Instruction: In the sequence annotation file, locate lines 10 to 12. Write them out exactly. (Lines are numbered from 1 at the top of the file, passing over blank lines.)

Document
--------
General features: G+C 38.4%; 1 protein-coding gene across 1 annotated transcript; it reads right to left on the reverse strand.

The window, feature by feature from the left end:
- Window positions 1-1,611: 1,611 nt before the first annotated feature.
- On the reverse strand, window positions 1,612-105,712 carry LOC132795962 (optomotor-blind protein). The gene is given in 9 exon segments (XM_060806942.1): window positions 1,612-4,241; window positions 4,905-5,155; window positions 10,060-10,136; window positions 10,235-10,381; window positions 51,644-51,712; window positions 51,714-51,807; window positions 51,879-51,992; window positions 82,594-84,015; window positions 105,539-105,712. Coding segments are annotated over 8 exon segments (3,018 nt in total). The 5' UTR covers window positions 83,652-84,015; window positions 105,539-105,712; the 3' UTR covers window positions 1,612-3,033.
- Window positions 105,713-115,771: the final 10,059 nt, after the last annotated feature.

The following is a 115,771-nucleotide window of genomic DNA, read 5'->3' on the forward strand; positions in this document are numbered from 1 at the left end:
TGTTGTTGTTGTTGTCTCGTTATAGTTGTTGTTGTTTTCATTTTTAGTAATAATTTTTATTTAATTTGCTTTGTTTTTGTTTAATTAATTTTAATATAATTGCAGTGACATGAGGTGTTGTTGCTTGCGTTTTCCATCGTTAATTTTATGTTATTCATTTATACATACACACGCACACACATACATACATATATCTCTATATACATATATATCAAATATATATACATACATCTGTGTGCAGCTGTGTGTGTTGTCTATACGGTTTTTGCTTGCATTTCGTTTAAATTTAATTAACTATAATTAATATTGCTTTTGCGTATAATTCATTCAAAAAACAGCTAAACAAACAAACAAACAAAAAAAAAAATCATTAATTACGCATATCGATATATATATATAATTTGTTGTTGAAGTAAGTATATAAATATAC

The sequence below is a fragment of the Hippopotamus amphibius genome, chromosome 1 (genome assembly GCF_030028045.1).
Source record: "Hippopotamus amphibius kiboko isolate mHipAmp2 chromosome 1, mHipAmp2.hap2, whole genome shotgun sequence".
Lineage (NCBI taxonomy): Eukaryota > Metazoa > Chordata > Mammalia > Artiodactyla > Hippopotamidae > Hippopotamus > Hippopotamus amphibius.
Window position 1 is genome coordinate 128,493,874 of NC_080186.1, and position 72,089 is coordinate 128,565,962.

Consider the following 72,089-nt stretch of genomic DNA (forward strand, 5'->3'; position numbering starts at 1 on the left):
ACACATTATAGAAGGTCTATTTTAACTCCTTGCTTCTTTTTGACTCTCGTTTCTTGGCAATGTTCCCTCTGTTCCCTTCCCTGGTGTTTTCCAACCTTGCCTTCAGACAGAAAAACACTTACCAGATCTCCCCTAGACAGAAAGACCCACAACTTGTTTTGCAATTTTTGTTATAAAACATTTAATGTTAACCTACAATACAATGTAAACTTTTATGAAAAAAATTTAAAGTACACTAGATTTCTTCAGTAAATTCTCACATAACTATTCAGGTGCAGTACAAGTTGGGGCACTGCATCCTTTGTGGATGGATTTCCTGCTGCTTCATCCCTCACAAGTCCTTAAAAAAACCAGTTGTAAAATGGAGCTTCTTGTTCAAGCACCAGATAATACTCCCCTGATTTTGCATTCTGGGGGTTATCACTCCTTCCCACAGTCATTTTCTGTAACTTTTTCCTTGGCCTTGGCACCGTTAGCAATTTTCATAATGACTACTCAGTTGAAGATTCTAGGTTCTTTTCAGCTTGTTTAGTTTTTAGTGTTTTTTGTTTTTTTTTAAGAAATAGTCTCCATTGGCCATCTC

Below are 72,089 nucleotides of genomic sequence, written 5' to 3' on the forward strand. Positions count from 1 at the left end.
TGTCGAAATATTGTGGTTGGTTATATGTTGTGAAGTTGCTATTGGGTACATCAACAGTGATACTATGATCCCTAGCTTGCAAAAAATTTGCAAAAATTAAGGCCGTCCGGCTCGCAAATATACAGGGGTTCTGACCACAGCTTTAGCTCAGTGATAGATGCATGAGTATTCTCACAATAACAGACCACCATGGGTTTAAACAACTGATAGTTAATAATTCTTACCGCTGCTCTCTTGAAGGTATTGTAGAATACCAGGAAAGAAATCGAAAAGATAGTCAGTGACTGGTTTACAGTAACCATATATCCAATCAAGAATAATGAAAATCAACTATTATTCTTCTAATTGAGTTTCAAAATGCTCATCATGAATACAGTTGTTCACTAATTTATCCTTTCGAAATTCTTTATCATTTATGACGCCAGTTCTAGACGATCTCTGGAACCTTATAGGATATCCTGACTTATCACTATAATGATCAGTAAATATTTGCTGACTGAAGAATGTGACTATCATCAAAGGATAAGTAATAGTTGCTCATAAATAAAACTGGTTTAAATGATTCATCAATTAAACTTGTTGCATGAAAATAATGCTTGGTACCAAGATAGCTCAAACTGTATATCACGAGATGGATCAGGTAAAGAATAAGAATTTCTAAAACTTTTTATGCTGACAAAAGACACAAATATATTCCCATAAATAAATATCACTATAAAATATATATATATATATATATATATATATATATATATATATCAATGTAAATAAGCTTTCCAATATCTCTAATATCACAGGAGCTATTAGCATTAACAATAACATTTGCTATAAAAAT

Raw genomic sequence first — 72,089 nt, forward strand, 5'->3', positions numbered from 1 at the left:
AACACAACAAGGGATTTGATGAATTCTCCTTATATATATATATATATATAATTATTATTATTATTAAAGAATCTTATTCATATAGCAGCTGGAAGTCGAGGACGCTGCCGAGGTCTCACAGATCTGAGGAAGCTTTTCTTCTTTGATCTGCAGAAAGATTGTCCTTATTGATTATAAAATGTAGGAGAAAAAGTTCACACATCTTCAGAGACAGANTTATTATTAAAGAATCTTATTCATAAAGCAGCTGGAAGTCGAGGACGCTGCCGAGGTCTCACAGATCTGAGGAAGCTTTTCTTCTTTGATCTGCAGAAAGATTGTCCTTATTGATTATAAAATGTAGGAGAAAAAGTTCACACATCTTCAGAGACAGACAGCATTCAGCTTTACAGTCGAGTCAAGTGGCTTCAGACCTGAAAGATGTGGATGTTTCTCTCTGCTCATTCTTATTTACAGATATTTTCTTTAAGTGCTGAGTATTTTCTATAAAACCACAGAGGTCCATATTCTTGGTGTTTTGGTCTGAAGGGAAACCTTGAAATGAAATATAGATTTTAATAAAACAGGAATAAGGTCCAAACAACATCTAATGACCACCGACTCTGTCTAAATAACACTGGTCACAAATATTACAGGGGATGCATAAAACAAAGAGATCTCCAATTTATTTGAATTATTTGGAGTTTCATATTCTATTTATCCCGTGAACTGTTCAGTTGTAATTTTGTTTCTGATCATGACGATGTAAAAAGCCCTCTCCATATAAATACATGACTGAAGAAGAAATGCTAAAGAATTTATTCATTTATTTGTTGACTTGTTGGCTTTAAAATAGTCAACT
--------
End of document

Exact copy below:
Lineage (NCBI taxonomy): Eukaryota > Metazoa > Chordata > Mammalia > Artiodactyla > Hippopotamidae > Hippopotamus > Hippopotamus amphibius.
Window position 1 is genome coordinate 128,493,874 of NC_080186.1, and position 72,089 is coordinate 128,565,962.

Consider the following 72,089-nt stretch of genomic DNA (forward strand, 5'->3'; position numbering starts at 1 on the left):